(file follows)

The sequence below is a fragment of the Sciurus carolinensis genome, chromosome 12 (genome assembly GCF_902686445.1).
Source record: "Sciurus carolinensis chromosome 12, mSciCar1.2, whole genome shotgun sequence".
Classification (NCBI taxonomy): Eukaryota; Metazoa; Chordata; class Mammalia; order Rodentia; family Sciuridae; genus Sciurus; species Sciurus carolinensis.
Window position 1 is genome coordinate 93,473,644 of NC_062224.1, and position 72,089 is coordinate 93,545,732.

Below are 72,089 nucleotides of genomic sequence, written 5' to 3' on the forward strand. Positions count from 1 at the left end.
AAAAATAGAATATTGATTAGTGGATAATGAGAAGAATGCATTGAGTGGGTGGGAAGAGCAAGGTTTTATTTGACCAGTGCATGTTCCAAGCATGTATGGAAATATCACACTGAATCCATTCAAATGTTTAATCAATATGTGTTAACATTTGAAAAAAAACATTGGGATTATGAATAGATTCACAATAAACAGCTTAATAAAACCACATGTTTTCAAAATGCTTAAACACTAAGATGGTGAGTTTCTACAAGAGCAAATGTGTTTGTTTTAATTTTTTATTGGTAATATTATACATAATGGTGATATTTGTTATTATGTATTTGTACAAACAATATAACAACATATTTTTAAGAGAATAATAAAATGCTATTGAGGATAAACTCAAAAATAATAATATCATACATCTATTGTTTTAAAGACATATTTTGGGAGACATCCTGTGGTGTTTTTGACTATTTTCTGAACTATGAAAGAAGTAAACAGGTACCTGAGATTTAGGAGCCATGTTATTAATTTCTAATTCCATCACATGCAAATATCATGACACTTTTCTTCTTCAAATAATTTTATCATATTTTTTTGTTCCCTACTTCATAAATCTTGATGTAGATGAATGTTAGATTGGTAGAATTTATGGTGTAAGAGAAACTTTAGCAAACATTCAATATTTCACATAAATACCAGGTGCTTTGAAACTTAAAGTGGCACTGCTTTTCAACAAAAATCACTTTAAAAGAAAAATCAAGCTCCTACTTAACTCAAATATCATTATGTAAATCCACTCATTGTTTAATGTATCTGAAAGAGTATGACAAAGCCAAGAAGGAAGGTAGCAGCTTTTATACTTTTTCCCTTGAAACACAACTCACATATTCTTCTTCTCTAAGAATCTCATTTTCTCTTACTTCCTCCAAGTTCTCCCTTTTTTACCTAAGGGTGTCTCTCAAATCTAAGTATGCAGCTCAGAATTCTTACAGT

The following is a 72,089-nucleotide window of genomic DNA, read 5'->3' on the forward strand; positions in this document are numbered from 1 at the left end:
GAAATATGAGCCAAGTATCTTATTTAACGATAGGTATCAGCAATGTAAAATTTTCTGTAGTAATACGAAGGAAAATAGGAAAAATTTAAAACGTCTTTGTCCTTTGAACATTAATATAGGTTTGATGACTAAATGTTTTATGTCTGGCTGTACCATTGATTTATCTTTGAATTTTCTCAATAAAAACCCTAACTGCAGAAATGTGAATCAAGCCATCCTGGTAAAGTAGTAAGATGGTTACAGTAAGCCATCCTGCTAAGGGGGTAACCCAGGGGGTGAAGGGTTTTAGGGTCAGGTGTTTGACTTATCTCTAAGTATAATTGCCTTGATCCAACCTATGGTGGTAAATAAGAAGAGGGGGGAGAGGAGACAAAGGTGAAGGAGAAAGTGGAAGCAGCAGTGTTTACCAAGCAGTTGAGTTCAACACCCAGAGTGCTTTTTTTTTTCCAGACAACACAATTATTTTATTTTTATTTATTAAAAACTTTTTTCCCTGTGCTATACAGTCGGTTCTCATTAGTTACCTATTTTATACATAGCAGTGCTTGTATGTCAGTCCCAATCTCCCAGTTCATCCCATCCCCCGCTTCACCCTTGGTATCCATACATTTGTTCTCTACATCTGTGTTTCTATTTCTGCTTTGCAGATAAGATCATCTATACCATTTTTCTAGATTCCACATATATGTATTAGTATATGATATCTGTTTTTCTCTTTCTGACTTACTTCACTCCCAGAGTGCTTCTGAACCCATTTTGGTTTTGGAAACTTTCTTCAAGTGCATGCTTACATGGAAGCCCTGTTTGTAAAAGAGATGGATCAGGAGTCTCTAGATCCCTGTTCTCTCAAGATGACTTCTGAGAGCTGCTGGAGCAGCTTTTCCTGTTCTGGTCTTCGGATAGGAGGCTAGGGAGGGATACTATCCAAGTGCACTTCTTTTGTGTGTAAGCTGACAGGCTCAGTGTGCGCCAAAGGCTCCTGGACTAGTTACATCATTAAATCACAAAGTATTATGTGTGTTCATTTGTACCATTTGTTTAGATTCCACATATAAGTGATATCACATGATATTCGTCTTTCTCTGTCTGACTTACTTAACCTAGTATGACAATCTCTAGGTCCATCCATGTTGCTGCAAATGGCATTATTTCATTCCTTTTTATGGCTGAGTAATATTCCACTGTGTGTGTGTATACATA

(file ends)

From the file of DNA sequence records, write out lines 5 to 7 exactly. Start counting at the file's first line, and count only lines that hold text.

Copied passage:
Below are 72,089 nucleotides of genomic sequence, written 5' to 3' on the forward strand. Positions count from 1 at the left end.
AAAAATAGAATATTGATTAGTGGATAATGAGAAGAATGCATTGAGTGGGTGGGAAGAGCAAGGTTTTATTTGACCAGTGCATGTTCCAAGCATGTATGGAAATATCACACTGAATCCATTCAAATGTTTAATCAATATGTGTTAACATTTGAAAAAAAACATTGGGATTATGAATAGATTCACAATAAACAGCTTAATAAAACCACATGTTTTCAAAATGCTTAAACACTAAGATGGTGAGTTTCTACAAGAGCAAATGTGTTTGTTTTAATTTTTTATTGGTAATATTATACATAATGGTGATATTTGTTATTATGTATTTGTACAAACAATATAACAACATATTTTTAAGAGAATAATAAAATGCTATTGAGGATAAACTCAAAAATAATAATATCATACATCTATTGTTTTAAAGACATATTTTGGGAGACATCCTGTGGTGTTTTTGACTATTTTCTGAACTATGAAAGAAGTAAACAGGTACCTGAGATTTAGGAGCCATGTTATTAATTTCTAATTCCATCACATGCAAATATCATGACACTTTTCTTCTTCAAATAATTTTATCATATTTTTTTGTTCCCTACTTCATAAATCTTGATGTAGATGAATGTTAGATTGGTAGAATTTATGGTGTAAGAGAAACTTTAGCAAACATTCAATATTTCACATAAATACCAGGTGCTTTGAAACTTAAAGTGGCACTGCTTTTCAACAAAAATCACTTTAAAAGAAAAATCAAGCTCCTACTTAACTCAAATATCATTATGTAAATCCACTCATTGTTTAATGTATCTGAAAGAGTATGACAAAGCCAAGAAGGAAGGTAGCAGCTTTTATACTTTTTCCCTTGAAACACAACTCACATATTCTTCTTCTCTAAGAATCTCATTTTCTCTTACTTCCTCCAAGTTCTCCCTTTTTTACCTAAGGGTGTCTCTCAAATCTAAGTATGCAGCTCAGAATTCTTACAGT

The following is a 72,089-nucleotide window of genomic DNA, read 5'->3' on the forward strand; positions in this document are numbered from 1 at the left end: